Colosseum: Poetry by Katie Ford

I was asked to read this collection of poetry in college as part of a reflection and connection project in a creative writing class. I fell in love with the way she described the pain behind the aftermath of Hurricane Katrina and I recently felt the urge to revisit it.

Colosseum by Katie Ford was an outstanding work of collective poetry. It was easy to decipher just what she was talking about when she depicted the many different sights of Hurricane Katrina’s devastation. Ford was present in New Orleans during the vicious storm. Each poem was heavy with symbolism and emotion and the poem that hit me hardest was only four lines long and titled Earth. It says:

If you respect the dead

and recall where they died

by this time tomorrow

there will be nowhere to walk.

It was easy to know that she was referring to the fact that New Orleans is located below sea level. Most of the bodies are, therefore, buried above the ground and when the hurricane hit they rose from their graves and were scattered everywhere. Most of the bodies had to be reburied in mass or unmarked graves along with those who died during Katrina.

Her poetry is easy to read and understand and she gives you the sense that you were there suffering alongside the locals.

She includes touching phrases from other poets, one of these being in the very beginning of her book and it says: “there, as here, ruin opens the tomb, the temple; enter” H.D. I love that she included this at the beginning of her book because it lets the reader know that they are about to enter a sacred environment located in the poet’s mind. This collection is full of sorrow as well as images that shock the audience.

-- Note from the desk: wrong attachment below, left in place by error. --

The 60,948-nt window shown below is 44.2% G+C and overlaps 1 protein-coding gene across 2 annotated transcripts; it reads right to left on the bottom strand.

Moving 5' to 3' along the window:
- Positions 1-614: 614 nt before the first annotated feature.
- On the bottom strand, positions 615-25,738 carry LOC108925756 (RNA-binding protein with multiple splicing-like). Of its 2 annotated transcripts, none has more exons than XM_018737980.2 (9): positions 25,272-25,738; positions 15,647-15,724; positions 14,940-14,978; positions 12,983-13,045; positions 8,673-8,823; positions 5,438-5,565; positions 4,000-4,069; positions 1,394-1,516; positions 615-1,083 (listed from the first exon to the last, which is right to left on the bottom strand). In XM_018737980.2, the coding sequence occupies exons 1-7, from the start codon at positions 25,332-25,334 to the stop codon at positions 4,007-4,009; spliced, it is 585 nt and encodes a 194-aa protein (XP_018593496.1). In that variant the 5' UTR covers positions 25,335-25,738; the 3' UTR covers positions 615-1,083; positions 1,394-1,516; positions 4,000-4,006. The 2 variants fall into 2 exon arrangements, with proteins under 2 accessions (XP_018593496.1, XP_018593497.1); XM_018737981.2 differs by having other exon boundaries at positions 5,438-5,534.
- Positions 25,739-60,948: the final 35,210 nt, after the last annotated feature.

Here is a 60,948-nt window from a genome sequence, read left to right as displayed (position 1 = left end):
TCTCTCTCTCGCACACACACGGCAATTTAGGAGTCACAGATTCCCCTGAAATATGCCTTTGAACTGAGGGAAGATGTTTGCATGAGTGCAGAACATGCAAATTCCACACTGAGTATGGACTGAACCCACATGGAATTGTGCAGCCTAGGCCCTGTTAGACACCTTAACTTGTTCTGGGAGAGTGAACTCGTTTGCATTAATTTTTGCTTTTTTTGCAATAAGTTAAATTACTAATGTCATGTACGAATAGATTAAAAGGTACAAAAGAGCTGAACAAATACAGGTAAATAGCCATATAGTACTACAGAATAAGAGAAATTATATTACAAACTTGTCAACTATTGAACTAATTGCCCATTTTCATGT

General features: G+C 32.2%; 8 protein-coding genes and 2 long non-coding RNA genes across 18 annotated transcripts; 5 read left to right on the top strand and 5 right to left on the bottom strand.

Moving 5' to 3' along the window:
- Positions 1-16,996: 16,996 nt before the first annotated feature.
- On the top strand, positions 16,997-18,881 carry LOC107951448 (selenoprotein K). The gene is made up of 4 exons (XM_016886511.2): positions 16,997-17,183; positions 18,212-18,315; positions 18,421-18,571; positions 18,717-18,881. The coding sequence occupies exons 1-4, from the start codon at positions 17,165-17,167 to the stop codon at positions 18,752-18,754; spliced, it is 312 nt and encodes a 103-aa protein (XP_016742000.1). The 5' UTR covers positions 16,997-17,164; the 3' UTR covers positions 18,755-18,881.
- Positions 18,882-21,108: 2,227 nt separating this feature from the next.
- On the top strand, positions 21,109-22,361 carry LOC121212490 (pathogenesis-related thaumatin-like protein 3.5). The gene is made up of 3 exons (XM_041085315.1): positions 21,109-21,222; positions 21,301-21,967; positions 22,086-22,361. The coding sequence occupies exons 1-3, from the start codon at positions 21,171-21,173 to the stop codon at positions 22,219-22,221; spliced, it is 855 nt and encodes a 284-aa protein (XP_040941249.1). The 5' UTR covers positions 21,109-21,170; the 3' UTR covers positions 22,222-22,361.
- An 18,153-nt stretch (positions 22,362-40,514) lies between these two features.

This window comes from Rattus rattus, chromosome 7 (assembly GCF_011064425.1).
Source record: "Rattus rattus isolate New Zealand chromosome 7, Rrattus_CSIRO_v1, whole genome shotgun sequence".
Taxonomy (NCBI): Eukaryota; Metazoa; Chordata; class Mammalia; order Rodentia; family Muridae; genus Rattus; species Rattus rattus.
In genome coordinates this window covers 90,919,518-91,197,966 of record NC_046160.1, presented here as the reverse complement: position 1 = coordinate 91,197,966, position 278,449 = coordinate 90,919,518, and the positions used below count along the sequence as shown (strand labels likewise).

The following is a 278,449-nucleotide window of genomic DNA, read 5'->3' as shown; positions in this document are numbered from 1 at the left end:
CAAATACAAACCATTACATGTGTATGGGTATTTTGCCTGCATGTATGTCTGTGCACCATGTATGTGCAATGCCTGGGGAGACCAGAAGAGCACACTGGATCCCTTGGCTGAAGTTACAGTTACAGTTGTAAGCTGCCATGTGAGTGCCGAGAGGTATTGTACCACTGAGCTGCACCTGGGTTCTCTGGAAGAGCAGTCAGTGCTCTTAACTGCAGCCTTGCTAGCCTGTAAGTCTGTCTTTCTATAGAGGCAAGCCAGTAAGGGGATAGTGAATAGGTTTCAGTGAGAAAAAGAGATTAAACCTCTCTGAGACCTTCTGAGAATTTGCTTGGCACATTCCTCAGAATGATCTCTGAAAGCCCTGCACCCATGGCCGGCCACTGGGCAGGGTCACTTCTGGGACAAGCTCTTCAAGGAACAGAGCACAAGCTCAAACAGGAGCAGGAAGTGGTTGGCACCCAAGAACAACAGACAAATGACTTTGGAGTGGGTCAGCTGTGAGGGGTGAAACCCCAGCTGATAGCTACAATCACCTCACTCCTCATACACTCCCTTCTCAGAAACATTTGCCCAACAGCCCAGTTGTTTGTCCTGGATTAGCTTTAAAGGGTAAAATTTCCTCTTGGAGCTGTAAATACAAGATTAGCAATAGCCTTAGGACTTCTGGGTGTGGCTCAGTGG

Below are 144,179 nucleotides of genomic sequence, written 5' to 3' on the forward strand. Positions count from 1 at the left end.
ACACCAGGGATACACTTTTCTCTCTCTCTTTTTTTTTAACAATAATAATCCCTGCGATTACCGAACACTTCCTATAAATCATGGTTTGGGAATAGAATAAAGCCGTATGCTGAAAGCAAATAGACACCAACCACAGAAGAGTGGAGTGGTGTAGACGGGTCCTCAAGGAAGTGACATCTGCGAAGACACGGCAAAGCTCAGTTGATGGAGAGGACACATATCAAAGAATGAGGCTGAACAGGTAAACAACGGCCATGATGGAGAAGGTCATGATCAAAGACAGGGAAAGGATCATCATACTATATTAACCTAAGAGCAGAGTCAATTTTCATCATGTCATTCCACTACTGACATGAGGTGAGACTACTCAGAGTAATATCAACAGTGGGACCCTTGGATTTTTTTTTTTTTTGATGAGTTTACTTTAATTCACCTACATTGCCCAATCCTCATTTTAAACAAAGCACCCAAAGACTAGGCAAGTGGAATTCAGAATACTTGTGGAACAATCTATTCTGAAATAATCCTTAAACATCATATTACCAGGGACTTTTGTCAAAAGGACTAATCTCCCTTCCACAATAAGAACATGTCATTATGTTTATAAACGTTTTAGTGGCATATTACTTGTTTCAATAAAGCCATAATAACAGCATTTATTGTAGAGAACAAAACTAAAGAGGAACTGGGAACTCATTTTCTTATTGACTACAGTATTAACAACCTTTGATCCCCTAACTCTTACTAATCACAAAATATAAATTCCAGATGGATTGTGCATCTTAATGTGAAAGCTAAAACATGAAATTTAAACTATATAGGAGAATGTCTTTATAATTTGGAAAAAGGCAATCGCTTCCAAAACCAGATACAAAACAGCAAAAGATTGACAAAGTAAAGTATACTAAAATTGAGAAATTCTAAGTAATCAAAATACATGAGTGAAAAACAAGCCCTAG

Katie Ford begins her collection with Beirut. It is a poem about life for which she begins by saying, “Ruin is a promise we make to each other;” It is a beautiful foreshadowing into the picture Ford will paints. To me, these lines mean so many different things. On the one hand, it could mean that ruin, fate, or even deaths are inevitable. She may even refer to love being mortal.

Ford uses a lack of punctuation and capitalization, I believe, to emphasize on the ever-flowing thought process one experiences in a time of crisis. It’s beautiful and forces the reader to carefully consider what she’s saying.

Because this collection is about Hurricane Katrina the first section is titled storm. One of the first poems is Tell Us in which she describes the panic that set into the people of New Orleans when word of the storm reached them. She asks what will become of the animals in the zoo as well as the oil rigs at sea bringing to light all the different thing and creatures that suffer from a natural tragedy like this. There are so many things affected by a natural disaster such as this one that you just wouldn’t think of.  A powerful statement closes this poem: “therefore ready yourself but do not panic you cannot be ready”

I may be one of the few who found hope and love in this situation. Because of Hurricane Katrina a female Catahoula Leopard Dog, which happens to be the state dog of Louisiana, was airlifted from a roof and rescued from the storm. In transit to her new home, which ended up being Chicago, Illinois, she gave birth to a litter of nine puppies of all different colors. I was lucky enough to end up with one of these puppies who is now my registered ESA. I can’t imagine life without him. His name is Dingo and his picture is featured at the bottom of this review.

One cannot be ready for tragedy, death, or the future. This is what Katie Ford wants us to know. Her book captures the loss of life as well as the fragility of the human spirit. I enjoyed this collection because I was so young when Hurricane Katrina hit that I was shielded from the horror and aftermath of the deadly storm. These poems allowed me a look into the eye of the storm through the eye of the beholder and realize the love, loss, and rebirth of a great habitation.

You can find more of Katie Ford’s Poetry on Poets.org

 

Memorable Quotes:

Page 12 – Rarely

I threw tarps over a life
and never could they reach –

Still hastily I gathered
tarps more rare by the hour

take your rarities.
Take your household gods.

If you have no gods:
make them.

Page 14 – Ark

We love the stories of flood and the few
told to prepare in advance by their god.
In that story, the saved are
always us, meaning:
whoever holds the book.

Page 31 – Flag

Some come to this ruin and raise a flag.
Some take a prophet too soon by the hand.
The dead are still lost and the lost nearly dead:
here a woman spills onto her porch to show
she has opened her wrists. What did she use?
She used the wind.

 

 

 

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